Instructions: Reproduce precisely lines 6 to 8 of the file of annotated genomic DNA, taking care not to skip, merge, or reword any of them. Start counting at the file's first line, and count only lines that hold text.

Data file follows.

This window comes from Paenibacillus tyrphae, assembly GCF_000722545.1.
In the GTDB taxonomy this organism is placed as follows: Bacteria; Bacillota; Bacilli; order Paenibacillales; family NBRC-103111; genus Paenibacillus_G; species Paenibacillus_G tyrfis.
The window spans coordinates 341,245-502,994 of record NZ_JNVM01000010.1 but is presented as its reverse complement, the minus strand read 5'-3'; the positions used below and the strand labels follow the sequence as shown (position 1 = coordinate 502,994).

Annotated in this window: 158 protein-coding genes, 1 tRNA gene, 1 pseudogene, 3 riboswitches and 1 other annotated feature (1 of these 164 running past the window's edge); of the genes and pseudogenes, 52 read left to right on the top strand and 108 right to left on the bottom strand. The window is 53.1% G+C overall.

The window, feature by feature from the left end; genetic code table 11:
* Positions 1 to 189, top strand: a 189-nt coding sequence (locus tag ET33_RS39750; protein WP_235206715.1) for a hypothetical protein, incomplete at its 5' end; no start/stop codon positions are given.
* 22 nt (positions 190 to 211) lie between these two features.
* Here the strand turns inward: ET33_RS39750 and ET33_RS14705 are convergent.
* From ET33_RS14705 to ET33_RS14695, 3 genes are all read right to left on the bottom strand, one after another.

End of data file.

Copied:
* Positions 1 to 189, top strand: a 189-nt coding sequence (locus tag ET33_RS39750; protein WP_235206715.1) for a hypothetical protein, incomplete at its 5' end; no start/stop codon positions are given.
* 22 nt (positions 190 to 211) lie between these two features.
* Here the strand turns inward: ET33_RS39750 and ET33_RS14705 are convergent.